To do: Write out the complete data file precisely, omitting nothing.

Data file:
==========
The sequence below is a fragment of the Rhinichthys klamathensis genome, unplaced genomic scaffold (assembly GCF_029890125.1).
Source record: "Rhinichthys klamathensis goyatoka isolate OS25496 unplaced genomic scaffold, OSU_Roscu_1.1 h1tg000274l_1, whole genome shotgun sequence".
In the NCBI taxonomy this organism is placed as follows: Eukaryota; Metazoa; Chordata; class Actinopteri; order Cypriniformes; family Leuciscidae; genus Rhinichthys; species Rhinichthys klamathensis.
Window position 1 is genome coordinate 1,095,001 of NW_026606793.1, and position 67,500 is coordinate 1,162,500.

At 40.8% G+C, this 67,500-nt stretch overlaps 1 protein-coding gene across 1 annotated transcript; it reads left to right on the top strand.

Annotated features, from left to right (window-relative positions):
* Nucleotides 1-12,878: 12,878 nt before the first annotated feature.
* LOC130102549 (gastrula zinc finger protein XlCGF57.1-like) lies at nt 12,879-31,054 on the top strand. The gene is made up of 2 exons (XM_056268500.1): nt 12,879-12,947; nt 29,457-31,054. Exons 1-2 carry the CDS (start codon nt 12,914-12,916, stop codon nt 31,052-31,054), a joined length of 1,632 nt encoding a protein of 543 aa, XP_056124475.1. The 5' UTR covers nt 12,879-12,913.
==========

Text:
The sequence below is a fragment of the Rhinichthys klamathensis genome, unplaced genomic scaffold (assembly GCF_029890125.1).
Source record: "Rhinichthys klamathensis goyatoka isolate OS25496 unplaced genomic scaffold, OSU_Roscu_1.1 h1tg000274l_1, whole genome shotgun sequence".
In the NCBI taxonomy this organism is placed as follows: Eukaryota; Metazoa; Chordata; class Actinopteri; order Cypriniformes; family Leuciscidae; genus Rhinichthys; species Rhinichthys klamathensis.
Window position 1 is genome coordinate 1,095,001 of NW_026606793.1, and position 67,500 is coordinate 1,162,500.

At 40.8% G+C, this 67,500-nt stretch overlaps 1 protein-coding gene across 1 annotated transcript; it reads left to right on the top strand.

Annotated features, from left to right (window-relative positions):
* Nucleotides 1-12,878: 12,878 nt before the first annotated feature.
* LOC130102549 (gastrula zinc finger protein XlCGF57.1-like) lies at nt 12,879-31,054 on the top strand. The gene is made up of 2 exons (XM_056268500.1): nt 12,879-12,947; nt 29,457-31,054. Exons 1-2 carry the CDS (start codon nt 12,914-12,916, stop codon nt 31,052-31,054), a joined length of 1,632 nt encoding a protein of 543 aa, XP_056124475.1. The 5' UTR covers nt 12,879-12,913.